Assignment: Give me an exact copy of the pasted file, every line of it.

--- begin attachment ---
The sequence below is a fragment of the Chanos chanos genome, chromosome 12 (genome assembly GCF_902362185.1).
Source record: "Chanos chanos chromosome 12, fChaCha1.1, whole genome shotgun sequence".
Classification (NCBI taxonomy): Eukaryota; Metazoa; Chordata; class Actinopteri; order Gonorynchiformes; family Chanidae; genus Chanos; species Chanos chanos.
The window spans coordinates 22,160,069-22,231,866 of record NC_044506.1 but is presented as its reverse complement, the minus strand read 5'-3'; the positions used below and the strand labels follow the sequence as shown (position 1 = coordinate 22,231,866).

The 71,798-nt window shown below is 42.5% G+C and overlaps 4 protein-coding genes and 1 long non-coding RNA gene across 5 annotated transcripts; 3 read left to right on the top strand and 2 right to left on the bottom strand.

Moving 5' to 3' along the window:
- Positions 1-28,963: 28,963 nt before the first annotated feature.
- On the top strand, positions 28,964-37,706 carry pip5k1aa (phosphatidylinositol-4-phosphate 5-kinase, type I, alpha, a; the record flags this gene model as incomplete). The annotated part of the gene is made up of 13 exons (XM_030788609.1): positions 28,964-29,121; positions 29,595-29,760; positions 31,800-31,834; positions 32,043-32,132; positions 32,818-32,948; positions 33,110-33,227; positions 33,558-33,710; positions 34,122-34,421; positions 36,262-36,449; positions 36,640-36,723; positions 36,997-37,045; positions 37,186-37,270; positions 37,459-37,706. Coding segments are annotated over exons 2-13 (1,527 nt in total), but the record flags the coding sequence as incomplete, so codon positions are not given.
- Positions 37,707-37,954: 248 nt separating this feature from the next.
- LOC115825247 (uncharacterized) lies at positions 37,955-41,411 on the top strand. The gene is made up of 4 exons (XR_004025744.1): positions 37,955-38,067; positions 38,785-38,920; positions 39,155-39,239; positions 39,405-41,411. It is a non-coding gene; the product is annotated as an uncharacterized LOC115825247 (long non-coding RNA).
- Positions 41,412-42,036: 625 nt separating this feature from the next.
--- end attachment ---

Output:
The sequence below is a fragment of the Chanos chanos genome, chromosome 12 (genome assembly GCF_902362185.1).
Source record: "Chanos chanos chromosome 12, fChaCha1.1, whole genome shotgun sequence".
Classification (NCBI taxonomy): Eukaryota; Metazoa; Chordata; class Actinopteri; order Gonorynchiformes; family Chanidae; genus Chanos; species Chanos chanos.
The window spans coordinates 22,160,069-22,231,866 of record NC_044506.1 but is presented as its reverse complement, the minus strand read 5'-3'; the positions used below and the strand labels follow the sequence as shown (position 1 = coordinate 22,231,866).

The 71,798-nt window shown below is 42.5% G+C and overlaps 4 protein-coding genes and 1 long non-coding RNA gene across 5 annotated transcripts; 3 read left to right on the top strand and 2 right to left on the bottom strand.

Moving 5' to 3' along the window:
- Positions 1-28,963: 28,963 nt before the first annotated feature.
- On the top strand, positions 28,964-37,706 carry pip5k1aa (phosphatidylinositol-4-phosphate 5-kinase, type I, alpha, a; the record flags this gene model as incomplete). The annotated part of the gene is made up of 13 exons (XM_030788609.1): positions 28,964-29,121; positions 29,595-29,760; positions 31,800-31,834; positions 32,043-32,132; positions 32,818-32,948; positions 33,110-33,227; positions 33,558-33,710; positions 34,122-34,421; positions 36,262-36,449; positions 36,640-36,723; positions 36,997-37,045; positions 37,186-37,270; positions 37,459-37,706. Coding segments are annotated over exons 2-13 (1,527 nt in total), but the record flags the coding sequence as incomplete, so codon positions are not given.
- Positions 37,707-37,954: 248 nt separating this feature from the next.
- LOC115825247 (uncharacterized) lies at positions 37,955-41,411 on the top strand. The gene is made up of 4 exons (XR_004025744.1): positions 37,955-38,067; positions 38,785-38,920; positions 39,155-39,239; positions 39,405-41,411. It is a non-coding gene; the product is annotated as an uncharacterized LOC115825247 (long non-coding RNA).
- Positions 41,412-42,036: 625 nt separating this feature from the next.